Postoperative flap monitoring and selected early patient discharge
Authors: Ahmad Makki MD, Thomas Givskov Sørense and Magnus Balslev Avnstorp MD
Here you will learn about post-operative observation of microsurgical flaps, which is very important and often maintained by experienced nurses or resident surgeons in night shifts. Furthermore, you will learn about that carefully selected free flap patients may be discharged early after surgery without increasing the rates of postoperative complications or readmissions.
Post-operative observation of patients with microsurgical flaps
Postoperative care should be maintained by healthcare professionals, experienced with flap monitoring and general care for patients who have undergone microsurgery.
Pain should be relieved while adequate fluid administrated and body temperature should be maintained. In case of head and neck reconstruction, the tracheostomia tube should be cleaned and maintained.
Disruption of perfusion to a flap can result in partial or complete tissue loss (necrosis). Changes in flap tissue perfusion need to be recognized quickly. Therefore strict validated observation methods are used.
Circulatory disturbances can be divided into arterial insufficiency and venous insufficiency.
Clinical evaluation by an experienced microsurgeon is the gold standard for perfusion assessment. Important signs in circulatory disturbances include changes in:
- Skin flap color
- Capillary refilling
- Tissue tugor
- Stab incision by needle or a cut edge will ultimately show color of blood (dark = non oxygenated, bright red = well oxygenated) and how fast it bleeds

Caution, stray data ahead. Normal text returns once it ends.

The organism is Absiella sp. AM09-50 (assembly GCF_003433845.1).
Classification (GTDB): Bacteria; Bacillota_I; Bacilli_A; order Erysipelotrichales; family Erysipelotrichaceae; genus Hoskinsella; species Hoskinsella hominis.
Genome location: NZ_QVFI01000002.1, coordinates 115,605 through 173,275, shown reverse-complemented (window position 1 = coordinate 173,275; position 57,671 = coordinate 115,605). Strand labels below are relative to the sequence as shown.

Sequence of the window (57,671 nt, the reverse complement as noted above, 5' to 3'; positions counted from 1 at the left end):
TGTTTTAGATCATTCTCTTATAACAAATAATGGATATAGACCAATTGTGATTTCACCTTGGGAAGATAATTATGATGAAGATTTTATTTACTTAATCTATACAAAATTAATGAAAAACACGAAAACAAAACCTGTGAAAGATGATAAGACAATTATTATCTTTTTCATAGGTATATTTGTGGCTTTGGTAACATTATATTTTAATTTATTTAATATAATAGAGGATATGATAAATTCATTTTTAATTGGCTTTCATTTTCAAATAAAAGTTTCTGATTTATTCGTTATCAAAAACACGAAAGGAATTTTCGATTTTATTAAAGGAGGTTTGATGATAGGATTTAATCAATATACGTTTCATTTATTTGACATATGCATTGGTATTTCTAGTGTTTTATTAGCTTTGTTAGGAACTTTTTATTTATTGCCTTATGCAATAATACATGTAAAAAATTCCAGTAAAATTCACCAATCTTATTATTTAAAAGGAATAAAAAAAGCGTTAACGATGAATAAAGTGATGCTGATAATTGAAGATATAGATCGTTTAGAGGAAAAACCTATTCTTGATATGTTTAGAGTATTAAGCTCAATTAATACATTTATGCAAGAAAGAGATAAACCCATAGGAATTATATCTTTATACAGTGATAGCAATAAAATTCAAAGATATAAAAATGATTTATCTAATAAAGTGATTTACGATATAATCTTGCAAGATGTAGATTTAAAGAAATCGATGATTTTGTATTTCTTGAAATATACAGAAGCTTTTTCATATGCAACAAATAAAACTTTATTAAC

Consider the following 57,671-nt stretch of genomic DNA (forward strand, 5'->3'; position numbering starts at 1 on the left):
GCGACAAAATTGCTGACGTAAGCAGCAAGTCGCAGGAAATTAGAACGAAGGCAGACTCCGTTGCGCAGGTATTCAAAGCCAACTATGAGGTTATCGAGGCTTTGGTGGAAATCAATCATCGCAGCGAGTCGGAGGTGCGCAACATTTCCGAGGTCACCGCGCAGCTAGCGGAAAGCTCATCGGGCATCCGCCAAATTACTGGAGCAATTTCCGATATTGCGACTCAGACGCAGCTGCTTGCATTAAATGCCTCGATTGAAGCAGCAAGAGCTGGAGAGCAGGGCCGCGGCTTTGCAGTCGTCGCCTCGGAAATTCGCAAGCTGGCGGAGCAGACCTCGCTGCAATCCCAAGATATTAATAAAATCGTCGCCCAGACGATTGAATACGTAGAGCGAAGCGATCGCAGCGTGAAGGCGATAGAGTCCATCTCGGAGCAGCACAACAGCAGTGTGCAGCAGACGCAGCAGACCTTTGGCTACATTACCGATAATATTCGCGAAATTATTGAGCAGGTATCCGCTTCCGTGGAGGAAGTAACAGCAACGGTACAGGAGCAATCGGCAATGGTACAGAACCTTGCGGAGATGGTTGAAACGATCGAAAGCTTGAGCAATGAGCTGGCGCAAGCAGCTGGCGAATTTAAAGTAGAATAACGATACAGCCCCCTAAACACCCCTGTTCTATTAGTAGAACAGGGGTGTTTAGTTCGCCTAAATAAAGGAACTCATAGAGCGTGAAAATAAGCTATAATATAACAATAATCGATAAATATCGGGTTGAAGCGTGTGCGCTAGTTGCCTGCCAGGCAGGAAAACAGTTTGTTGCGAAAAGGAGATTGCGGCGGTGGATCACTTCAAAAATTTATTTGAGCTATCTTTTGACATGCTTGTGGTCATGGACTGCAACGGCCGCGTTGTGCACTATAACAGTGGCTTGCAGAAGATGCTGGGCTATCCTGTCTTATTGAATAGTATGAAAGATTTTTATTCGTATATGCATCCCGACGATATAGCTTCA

Arterial circulatory disturbances usually include a pale looking flap with lack of capillary refill (capillary response). Muscle flaps can be particularly difficult to judge – color change with loss of a beefy red appearance is most common.
Venous disturbances are usually caused by a clot or kink of the vessel preventing the blood from leaving the flap. The flap becomes congested and bluish in color while the capillary refill is referred to as brisk (Fast refill in 1 second in bluish color) (1). The normal venous refill should be around 3 seconds.
- A pale, cool flap without capillary refill implies an arterial inflow problem
- A rigid, blue flap with rapid refill implies venous insufficiency (Brisk refill)
- A pink color with 1-to-2-second refill is consistent with good perfusion
- Stabbing with a needle or the tip of a scalpel should cause bright red bleeding. If no bleeding is noted, arterial occlusion is implied. If brisk, dark bleeding occurs, venous insufficiency with congestion should be considered. The stab should be away from the base of the free flap, avoid a lesion of the perforator
Devices for flap monitoring
Surface or pencil Doppler: Small hand-held probe attached to a control box and speaker. The probe is applied to the skin overlying the blood vessel and the presence or absence of a vascular signal is determined by sound. A clear pulse sound is a safe sign.
Implantable anastomotic flow coupler: The probe is placed on the anastomosis of the draining vein from the free flap. Monitors venous flow. A continuous flow sound is a safe sign.
Pulse oximetry: The device records the pulsation of the vascular bed and the oxygen saturation. If a pulse is absent as in an arterial occlusion, or oxygen saturation is decreased as in venous occlusion, an alarm sounds.
Microdialysis: An implantable catheter in the flap that drains the interstitial fluid. The fluid is objectively measured for the metabolites glucosis, lactate and pyruvate, which is sensitive to ischemia. A stabile glucosis, a low lactate and a stabile lactate/pyruvate-ratio (L/P-ratio) is a good sign. In cases of ischemia the glucoses will decrease, while the lactate and L/P-ratio will increase.
The patients should remain in hospital for 3-14 days depending on location of surgery and drains that have been placed during surgery and the general condition and mobility of the patient
- Brian A Janz, Jorge I de la Torre. Principles of Microsurgery. Medscape, clinical procedures. https://emedicine.medscape.com/article/1284724-overview.